Spain’s Pensions Debt To Rise Over 200% Of GDP By The End Of 60s

Spain's pensions debt to rise over 200% of GDP by the end of 60s

The most important underlying theme on the current calculation of pensions in Spain is knowing how things will develop if the government of Pedro Sánchez does not change the existing law, result of the 2011-2013 reforms, which guarantees a certainly sustainability in the system. A rigorous study by the Foundation FEDEA focuses on precisely this point. According to this organisation, still maintaining these reforms, given fairly benign assumptions on productivity, growth, employment and immigration, would have to result in the apparition of a significant systemic debt, which would have to be financed by an increase in contributions from the active work force or the issue of debt, in a state with a tendency to deficit and debt. These two alternatives will increase and get worse if the 2013 reform is abolished.

In effect, the worst case is if the Sánchez government carries out the reforms it is talking about, breaking the basis for stability mentioned and linking the calculation of the increase in pensions to annual CPI, a change which is completely unfair from the intergenerational viewpoint, as it translates the malign consequences of this change to future generations.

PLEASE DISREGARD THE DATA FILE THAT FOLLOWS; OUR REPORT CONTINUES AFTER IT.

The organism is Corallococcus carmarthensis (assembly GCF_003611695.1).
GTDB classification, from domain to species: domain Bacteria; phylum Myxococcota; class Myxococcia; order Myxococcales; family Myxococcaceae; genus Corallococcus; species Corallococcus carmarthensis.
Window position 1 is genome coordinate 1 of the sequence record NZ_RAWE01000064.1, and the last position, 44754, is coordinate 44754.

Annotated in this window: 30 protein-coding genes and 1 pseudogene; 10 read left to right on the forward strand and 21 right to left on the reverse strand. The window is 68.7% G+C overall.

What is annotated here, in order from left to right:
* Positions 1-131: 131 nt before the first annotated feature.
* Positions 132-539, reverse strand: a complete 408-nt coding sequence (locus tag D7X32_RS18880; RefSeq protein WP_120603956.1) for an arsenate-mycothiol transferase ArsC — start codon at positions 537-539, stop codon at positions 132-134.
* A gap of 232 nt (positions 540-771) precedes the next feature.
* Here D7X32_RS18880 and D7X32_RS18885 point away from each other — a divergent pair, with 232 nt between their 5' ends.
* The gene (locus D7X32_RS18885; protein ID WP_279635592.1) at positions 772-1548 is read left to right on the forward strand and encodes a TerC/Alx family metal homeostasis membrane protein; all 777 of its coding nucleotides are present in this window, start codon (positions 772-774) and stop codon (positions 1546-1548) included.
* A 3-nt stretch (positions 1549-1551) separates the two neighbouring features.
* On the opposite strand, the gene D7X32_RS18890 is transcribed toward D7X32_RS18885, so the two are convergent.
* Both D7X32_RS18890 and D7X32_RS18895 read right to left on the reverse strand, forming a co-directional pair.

The no-reform is therefore today the least bad solution (despite its deficiencies). I move on to the analyse what the authors of the Fedea report say about the consequences of the reform which is on the table.

Maintaining constant the assumptions of the base scenario, and in particular those related to the influx of immigrants, we assume now that the 2013 reform is annulled , in such a way that from 2018 onwards pensions return to being updated in relation to the CPI and the sustainability factor is not introduced. The principal change is that the policy would result in much more generous pensions, and therefore more questionable sustainability without imposing heavy charges on certain cohorts (future active members of the labour market) (and possibly other contributors).

According to Fedea’s calculations, the expenditure on pensions will increase almost 6 points from now until a peak of 16.9% of GDP in 2052, which, without an increase in contributions, would generate a debt linked to the pensions system by the end of the 60s of more than 200% of GDP. To avoid this situation, very difficult to sustain, social security contributions (and other taxes) will have to be significantly increased.

When we are talking about a debt of 200% of GDP, we are talking about an exclusively pensions debt, to which would have to be added the debt of the State, currently 100% of GDP, and which seems unlikely to be easily reduced. It is not a panorama not to worry about and leave to future generations to deal with. The same could be said about a projection of social security contributions, just for pensions, of more than 40% of GDP, a complete nonsense.